It starts so innocently and simply. One half note equals two quarters. The eighth notes just continue to blend into this mathematic formula. Sometimes triplets don’t show up until Book Two of your primer. Even when the dotted eighth and sixteenth are introduced, we’re not required to play the sixteenth a little later. Such a sophisticated skill, in which the sixteenth note “belongs” to the next beat, can easily be ignored.
Subtleties keep multiplying. What started with a straight-forward equation between quarters and halves, is now a language with ebbs and flows. Human interference in orchestras and chamber music takes its toll on reliable rhythm. The properties that music has to express or to constrict know no limits. How can we harness the good and eliminate the bad?
As music gets more exciting, nuanced, and dynamic, our rhythmic perceptions play tricks with our brains. Dotted rhythms give off a false sense of faster movement. Our minds don’t necessarily come equipped with rhythmic regulating devices. Ironically, the first line of defense against wayward and willful rhythmic meanderings is within the mind itself. We can develop a radar device which alerts us to the slightest whiff of rushing or slowing down. To do so, channel the talents of the great second flutists and oboists who shadow their principals. These players have learned the art of “quantifying” every dynamic, articulation, and rubato under the sun.
Two Inspirational Guidelines
It shouldn’t come as a surprise that an oboist devised a formula and a philosophy for following the rhythms of nuanced phrasing. Marcel Tabuteau, the principal oboe of the Philadelphia Orchestra, recognized the complex job of following conductors and staying within the parameters of their fellow wind players, let alone strings and percussion. His method involved a numbering system which showed various ways to play a phrase. Tabuteau’s ideas taught fine players to become multi-faceted and flexible. No phrase is static or predictable, but instead is attuned to its environment. An excellent article about Tabuteau’s contribution is Musicality by the Numbers, by Los Angeles Times music critic Chris Pasles.
Ivan Galamian created a method called “correlation” to help violinists juggle multiple bits of information. In his scale book he includes rhythmic and bowing variations to guide a player as he adapts in a timely manner and polish in a reasonable period. (Adapting immediately is preferable!) Of course, it’s as difficult as it sounds during the first attempts, but it gets easier. The major obstacle is when the violinist tries too hard, instead of letting his mind expand to let in new material. Don’t be put off by the awkward nature of unmusical rhythms or frustratingly complex bowings. It’s just an abstract exercise!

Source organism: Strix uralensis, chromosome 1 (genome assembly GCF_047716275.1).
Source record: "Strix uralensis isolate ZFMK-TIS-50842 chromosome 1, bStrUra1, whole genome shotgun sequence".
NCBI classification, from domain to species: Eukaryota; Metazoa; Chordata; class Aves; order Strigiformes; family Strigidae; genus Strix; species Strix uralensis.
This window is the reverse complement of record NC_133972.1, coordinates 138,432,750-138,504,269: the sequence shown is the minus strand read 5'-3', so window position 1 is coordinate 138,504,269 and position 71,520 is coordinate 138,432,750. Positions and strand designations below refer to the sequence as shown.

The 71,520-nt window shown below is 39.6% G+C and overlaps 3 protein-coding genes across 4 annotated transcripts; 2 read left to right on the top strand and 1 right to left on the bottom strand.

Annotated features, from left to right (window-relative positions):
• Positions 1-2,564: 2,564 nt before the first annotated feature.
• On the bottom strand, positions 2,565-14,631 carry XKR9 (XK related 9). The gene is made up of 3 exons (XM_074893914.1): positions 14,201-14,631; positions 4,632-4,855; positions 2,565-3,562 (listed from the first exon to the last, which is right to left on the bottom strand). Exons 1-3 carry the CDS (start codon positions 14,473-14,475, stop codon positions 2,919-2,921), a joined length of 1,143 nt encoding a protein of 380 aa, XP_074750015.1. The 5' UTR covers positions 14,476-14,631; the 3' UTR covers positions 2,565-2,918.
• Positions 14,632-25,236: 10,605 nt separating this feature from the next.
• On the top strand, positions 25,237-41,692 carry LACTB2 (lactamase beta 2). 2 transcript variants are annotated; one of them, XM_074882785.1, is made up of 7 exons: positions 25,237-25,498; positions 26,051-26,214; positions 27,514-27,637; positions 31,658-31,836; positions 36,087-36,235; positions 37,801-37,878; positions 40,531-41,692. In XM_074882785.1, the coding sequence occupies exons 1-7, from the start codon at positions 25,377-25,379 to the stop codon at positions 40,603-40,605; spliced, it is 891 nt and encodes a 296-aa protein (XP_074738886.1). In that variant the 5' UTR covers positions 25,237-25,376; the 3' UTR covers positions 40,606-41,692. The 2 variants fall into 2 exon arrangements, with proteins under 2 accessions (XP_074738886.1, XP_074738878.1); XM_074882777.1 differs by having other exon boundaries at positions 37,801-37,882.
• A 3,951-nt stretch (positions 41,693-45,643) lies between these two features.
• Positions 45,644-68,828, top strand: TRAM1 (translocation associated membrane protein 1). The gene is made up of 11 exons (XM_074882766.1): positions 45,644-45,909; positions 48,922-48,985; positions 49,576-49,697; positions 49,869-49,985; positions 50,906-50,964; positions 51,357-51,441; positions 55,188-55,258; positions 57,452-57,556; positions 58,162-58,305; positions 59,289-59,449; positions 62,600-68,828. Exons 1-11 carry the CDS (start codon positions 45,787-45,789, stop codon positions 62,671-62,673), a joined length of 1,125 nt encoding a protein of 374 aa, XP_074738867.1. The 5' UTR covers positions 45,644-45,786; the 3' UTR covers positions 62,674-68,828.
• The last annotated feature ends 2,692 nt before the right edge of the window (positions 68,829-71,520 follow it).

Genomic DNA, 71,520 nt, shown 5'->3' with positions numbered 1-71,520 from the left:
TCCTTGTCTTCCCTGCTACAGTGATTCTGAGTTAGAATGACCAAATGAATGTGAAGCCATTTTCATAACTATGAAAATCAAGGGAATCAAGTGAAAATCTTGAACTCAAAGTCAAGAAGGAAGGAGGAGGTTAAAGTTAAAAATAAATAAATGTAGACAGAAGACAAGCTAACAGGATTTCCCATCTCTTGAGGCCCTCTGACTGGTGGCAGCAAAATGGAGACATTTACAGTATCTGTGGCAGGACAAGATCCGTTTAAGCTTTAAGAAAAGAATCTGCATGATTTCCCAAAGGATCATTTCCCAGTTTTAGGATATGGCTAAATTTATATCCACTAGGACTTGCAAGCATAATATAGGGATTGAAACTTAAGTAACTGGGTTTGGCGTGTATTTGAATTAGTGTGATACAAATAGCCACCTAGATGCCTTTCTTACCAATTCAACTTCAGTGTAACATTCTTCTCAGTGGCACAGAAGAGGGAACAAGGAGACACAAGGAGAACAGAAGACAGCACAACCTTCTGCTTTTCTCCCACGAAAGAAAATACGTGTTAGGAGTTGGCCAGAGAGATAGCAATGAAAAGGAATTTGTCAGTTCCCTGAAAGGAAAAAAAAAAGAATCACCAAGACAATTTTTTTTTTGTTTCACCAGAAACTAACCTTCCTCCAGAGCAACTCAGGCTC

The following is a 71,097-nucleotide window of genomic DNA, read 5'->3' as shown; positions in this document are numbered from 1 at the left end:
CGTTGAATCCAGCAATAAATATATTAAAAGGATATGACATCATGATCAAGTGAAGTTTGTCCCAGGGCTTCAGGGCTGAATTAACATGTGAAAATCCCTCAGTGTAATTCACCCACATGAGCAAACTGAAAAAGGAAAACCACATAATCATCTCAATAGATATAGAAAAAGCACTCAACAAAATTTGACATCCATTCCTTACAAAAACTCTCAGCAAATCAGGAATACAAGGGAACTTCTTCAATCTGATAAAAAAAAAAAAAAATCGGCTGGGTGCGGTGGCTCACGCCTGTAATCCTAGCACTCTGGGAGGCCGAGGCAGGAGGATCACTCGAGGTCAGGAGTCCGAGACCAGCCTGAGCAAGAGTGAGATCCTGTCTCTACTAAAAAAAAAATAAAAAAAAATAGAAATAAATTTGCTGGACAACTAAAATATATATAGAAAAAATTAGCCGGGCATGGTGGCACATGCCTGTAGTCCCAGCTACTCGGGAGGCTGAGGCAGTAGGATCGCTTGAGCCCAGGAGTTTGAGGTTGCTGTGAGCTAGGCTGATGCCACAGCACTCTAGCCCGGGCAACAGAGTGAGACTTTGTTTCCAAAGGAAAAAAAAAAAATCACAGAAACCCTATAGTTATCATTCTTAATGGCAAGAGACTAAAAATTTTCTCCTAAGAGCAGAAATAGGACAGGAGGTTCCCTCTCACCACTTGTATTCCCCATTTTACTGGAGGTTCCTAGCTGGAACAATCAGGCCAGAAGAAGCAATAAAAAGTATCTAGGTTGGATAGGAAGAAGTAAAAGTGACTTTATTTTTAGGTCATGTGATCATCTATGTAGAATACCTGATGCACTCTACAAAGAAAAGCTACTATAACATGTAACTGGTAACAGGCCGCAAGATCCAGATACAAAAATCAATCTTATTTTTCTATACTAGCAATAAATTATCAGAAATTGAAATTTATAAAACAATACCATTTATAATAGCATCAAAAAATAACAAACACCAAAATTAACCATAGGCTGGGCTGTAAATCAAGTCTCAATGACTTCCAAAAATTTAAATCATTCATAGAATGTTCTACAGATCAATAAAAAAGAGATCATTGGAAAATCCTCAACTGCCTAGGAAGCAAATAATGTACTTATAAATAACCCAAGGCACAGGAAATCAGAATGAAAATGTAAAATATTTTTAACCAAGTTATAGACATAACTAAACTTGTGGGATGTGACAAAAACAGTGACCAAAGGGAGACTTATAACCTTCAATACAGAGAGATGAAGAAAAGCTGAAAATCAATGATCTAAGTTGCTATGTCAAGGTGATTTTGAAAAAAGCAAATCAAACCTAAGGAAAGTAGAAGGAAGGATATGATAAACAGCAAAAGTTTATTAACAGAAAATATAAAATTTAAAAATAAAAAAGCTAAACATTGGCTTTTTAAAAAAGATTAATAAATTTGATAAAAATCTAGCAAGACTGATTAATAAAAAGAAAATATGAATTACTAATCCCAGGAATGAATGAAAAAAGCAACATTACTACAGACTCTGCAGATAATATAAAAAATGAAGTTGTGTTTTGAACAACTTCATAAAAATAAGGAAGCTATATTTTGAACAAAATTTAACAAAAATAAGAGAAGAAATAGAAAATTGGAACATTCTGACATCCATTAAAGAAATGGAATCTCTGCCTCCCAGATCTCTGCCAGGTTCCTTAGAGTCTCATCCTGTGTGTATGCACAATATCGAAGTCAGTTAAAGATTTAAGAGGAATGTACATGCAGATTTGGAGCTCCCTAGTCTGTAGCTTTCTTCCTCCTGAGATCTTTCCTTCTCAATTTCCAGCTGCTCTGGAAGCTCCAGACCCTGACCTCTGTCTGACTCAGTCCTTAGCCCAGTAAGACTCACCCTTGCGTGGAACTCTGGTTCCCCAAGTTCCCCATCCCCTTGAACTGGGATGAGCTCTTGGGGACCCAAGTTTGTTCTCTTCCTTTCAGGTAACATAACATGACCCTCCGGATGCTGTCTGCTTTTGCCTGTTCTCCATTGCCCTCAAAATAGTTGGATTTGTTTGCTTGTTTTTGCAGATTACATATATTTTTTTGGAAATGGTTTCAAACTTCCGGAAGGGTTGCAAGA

If fast sixteenth notes are gaining uncontrollable momentum, like Indiana Jones having the walls close in on him, then your rhythm needs a little tune up. If you find yourself single-handedly rushing and playing louder than everyone in your string section, take note! I remember a superb violinist, who was subbing in our orchestra, literally riding roughshod over the sound of the entire section. Later I tried to recreate the energy necessary to cause such a disturbance. I was shocked at the amount of exaggeration I needed to play with, but I was happy to realize how spacious our comfort zone is for playing with others. When someone plays that far afield from everyone else, I suspect utter cluelessness or plain old-fashioned sabotage.
The ability to play with rhythmic plasticity rarely come naturally, but there’s enough in each one of us to encourage development and growth. General violin training doesn’t have time to develop the important nuances we need, but a long life gives us plenty of time to strengthen our deficits.
The word “plasticity” is wonderful in describing rhythm and its many shapes and surprises. It is defined as “the quality of being easily shaped or molded”, and “the adaptability of an organism to changes in its environment or differences between its various habitats”. When sixteenth notes begin to rush, it may be because we’re not listening to the melodic line we’re accompanying. The problem isn’t rhythm, it’s listening and noticing dynamics and harmonies.
The Practice Room as a Laboratory
If I was asked for the best philosophy that teaches flexibility, I would say it’s flipping the mind back and forth between the left hand and the right hand. We start life as violinists almost totally focused on the left hand. Fear of thinking about the bow arm is irrational, but compelling and understandable nonetheless. Every time we let go of one fixation, the door opens for new ways of seeing and hearing things.
Play the same phrase three different ways in three minutes, while maintaining rhythmic balance and proportion. If you guide yourself with different dynamics and pacing, you won’t have any trouble following the obvious contours of the conductor’s interpretation.
The most important thing to get you through the period of change and maturity isn’t talent, but a sense that music offers exquisite communication. It goes beyond sound and virtuosity. A musical genius is most likely not a prodigy. You see this rare gift in great conductors, ones who show you the process because they had to discover it on their own.
The sublime pianist Mitsuko Uchida freely admits that she wasn’t a prodigy but had to work out problems in a painstaking way. See her interview on YouTube at The Berliner Philharmoniker’s Live Lounge at the 2016 Baden-Baden Easter Festival.
Talent interferes with development because it allows easy solutions to satisfy us. The more important goal is to master the predictability of music along with its rubatos and poetic possibilities. Uchida’s difficulties and her powerful spirit teach us that the mind is the most useful tool we possess.
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